Slam the Do
Interview Di

or on

by Sheri Rosenthal       

This article provides practical information
misperceptions and the appearance of wrong-
By following these common sense guidelines,
vulnerability to discrimination

employers can use to avoid
doing in the interview process.
employers can reduce their

   FOR MOST PEOPLE, THE INTERVIEW PROCESS IS A NERVE-RACKING AND IMPERFECT INTERACTION. Job interviews terrify many smart and accomplished people for various reasons. One such reason for interview anxiety is the fear of the unexpected from the often suspicious interviewer. However, just as there are imperfect interviewees, there are imperfect interviewers.
There are many wild cards in interviewing � unexpected things that individuals from both sides of the table do, say and think. Unfortunately, great interviewing skills are not learned overnight.    Some interviewers show poor judgment when they evaluate candidates. A perfect example is the asking of illegal questions which may indicate a deep-seated prejudice, reflect a form of ignorance or may actually be asked with some job-related relevance, but put the company at risk none-the-less. Learning how to properly

structure interview questions, so as to gather necessary job-related information without violating federal and state anti-discrimination laws, is the key to a successful recruitment program.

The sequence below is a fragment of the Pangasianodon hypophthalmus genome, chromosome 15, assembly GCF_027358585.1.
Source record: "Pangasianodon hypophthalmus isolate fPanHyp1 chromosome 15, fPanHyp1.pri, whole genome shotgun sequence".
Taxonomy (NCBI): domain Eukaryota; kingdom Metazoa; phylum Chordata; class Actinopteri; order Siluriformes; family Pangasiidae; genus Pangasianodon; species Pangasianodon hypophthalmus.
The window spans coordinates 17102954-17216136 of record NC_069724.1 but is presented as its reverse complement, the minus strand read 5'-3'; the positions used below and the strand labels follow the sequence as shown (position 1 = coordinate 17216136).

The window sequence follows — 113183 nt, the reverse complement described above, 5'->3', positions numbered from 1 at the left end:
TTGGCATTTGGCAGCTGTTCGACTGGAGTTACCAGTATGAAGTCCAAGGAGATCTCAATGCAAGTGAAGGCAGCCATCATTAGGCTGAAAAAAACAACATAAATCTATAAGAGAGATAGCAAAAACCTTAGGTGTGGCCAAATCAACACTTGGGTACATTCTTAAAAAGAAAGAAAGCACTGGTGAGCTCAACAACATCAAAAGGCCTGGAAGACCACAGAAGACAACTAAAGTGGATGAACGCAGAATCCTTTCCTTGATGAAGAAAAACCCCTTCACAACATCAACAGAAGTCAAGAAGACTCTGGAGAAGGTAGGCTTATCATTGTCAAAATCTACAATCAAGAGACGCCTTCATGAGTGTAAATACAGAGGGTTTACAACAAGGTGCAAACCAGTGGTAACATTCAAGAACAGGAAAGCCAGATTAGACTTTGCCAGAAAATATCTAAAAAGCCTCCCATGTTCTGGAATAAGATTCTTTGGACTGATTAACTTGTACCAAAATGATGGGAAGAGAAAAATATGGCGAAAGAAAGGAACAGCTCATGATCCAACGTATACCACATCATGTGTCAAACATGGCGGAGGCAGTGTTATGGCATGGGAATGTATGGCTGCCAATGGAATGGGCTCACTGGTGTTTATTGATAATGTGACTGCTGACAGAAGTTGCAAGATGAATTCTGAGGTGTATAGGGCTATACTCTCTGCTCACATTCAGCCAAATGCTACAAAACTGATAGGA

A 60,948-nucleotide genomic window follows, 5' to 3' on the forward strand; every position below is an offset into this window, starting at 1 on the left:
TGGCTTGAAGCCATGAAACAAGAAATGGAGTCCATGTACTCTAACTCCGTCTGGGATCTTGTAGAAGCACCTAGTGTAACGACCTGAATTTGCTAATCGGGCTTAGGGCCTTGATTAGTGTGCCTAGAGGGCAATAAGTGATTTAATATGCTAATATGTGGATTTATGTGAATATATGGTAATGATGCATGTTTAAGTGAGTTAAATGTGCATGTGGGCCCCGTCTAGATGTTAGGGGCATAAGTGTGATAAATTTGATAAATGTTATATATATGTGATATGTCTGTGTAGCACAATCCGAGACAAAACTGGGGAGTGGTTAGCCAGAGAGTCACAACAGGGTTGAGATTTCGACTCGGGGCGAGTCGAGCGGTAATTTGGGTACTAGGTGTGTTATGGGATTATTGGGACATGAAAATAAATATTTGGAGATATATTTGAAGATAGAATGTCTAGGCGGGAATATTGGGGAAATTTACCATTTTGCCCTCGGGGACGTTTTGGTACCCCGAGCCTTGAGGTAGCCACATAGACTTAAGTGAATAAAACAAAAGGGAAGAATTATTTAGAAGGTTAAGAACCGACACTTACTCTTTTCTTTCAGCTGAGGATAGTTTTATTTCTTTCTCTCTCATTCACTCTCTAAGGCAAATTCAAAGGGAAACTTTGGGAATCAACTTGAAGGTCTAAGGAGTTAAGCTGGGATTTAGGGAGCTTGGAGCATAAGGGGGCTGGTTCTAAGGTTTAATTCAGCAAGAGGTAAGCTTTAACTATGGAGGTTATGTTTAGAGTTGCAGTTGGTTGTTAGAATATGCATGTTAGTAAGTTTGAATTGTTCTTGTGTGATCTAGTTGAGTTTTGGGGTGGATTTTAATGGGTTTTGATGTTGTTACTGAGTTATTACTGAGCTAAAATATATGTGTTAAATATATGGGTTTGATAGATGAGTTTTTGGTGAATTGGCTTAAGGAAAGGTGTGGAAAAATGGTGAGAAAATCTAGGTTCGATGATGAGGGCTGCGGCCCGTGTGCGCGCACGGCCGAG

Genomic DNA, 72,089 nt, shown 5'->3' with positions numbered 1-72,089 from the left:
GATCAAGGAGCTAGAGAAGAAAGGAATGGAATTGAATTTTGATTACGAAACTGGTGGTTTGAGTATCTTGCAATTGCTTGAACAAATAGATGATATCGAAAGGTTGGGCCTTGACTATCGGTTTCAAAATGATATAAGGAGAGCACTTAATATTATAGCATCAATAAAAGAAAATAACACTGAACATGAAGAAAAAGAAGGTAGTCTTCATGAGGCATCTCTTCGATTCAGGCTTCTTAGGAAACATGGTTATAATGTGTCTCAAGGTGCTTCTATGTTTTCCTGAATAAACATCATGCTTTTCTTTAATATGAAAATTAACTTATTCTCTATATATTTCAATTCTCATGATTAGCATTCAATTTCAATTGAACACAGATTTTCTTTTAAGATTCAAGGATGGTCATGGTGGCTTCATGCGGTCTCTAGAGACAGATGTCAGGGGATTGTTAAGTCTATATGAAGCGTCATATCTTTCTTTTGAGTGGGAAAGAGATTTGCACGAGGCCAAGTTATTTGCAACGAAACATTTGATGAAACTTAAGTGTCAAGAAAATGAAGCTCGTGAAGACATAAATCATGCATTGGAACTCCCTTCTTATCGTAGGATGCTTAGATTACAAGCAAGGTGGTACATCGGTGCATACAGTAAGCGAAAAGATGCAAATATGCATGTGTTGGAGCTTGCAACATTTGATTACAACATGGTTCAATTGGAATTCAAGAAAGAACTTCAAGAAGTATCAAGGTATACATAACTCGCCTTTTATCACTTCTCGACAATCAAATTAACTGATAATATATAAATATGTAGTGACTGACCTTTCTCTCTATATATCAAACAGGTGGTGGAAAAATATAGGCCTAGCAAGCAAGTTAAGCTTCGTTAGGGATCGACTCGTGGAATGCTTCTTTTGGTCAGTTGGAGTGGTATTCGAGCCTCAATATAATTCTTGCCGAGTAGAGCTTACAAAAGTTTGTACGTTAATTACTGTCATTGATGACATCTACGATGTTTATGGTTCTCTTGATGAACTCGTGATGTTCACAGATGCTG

The Equal Employment Opportunity Commission (EEOC) enforces laws against job discrimination, including Title VII of the Civil Rights Act of 1964, the Pregnancy Discrimination Act, the Age Discrimination in Employment Act, the Equal Pay Act and the Americans with Disabilities Act (ADA). Whew! Each of these laws individually and as a whole protects employees against employment discrimination on the basis of sex, race, age, national origin, religion or disability. There are so many laws and guidelines that it would seem impossible for an employer to conduct an interview at all without seeming to discriminate or, at the very least, offend some group.
   Contrary to popular belief, federal employment laws do not expressly prohibit interviewers from asking questions about an applicant�s color, gender, religion or national origin. Fortunately, for interviewers and interviewees, many state nondiscrimination laws are typically more specific and include lists of permissible and impermissible questions. Most importantly, while the EEOC and the various state agencies are not particularly interested in the questions interviewers ask, they are vitally concerned about how the employer uses the answers to the questions posed. If questions regarding race, gender, religion, etc are asked for non-employment related purposes, and used to make a hiring decision, they are illegal. For example, if it is part of the job function to work weekends, it is relevant to inquire if the interviewee has any other obligations or beliefs that would interfere with this schedule. It is not permissible to ask an interviewee if they attend church on Sundays and to then surmise that they are not eligible for hire since included in the job requirements is working on Sundays.

     �> Next Page